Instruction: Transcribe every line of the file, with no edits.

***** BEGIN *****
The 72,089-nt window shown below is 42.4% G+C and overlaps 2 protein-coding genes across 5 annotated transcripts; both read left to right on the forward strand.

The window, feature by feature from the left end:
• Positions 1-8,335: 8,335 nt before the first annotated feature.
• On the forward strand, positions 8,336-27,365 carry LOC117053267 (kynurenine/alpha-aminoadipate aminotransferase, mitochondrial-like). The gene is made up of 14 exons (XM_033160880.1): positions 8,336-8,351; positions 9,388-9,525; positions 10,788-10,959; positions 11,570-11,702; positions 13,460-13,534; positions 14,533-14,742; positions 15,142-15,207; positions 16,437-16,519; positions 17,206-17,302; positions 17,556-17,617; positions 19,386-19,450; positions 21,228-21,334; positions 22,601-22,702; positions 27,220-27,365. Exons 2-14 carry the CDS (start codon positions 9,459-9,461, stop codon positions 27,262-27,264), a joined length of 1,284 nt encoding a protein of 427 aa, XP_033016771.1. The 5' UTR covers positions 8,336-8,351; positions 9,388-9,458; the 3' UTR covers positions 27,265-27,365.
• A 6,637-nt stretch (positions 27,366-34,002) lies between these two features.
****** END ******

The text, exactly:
The 72,089-nt window shown below is 42.4% G+C and overlaps 2 protein-coding genes across 5 annotated transcripts; both read left to right on the forward strand.

The window, feature by feature from the left end:
• Positions 1-8,335: 8,335 nt before the first annotated feature.
• On the forward strand, positions 8,336-27,365 carry LOC117053267 (kynurenine/alpha-aminoadipate aminotransferase, mitochondrial-like). The gene is made up of 14 exons (XM_033160880.1): positions 8,336-8,351; positions 9,388-9,525; positions 10,788-10,959; positions 11,570-11,702; positions 13,460-13,534; positions 14,533-14,742; positions 15,142-15,207; positions 16,437-16,519; positions 17,206-17,302; positions 17,556-17,617; positions 19,386-19,450; positions 21,228-21,334; positions 22,601-22,702; positions 27,220-27,365. Exons 2-14 carry the CDS (start codon positions 9,459-9,461, stop codon positions 27,262-27,264), a joined length of 1,284 nt encoding a protein of 427 aa, XP_033016771.1. The 5' UTR covers positions 8,336-8,351; positions 9,388-9,458; the 3' UTR covers positions 27,265-27,365.
• A 6,637-nt stretch (positions 27,366-34,002) lies between these two features.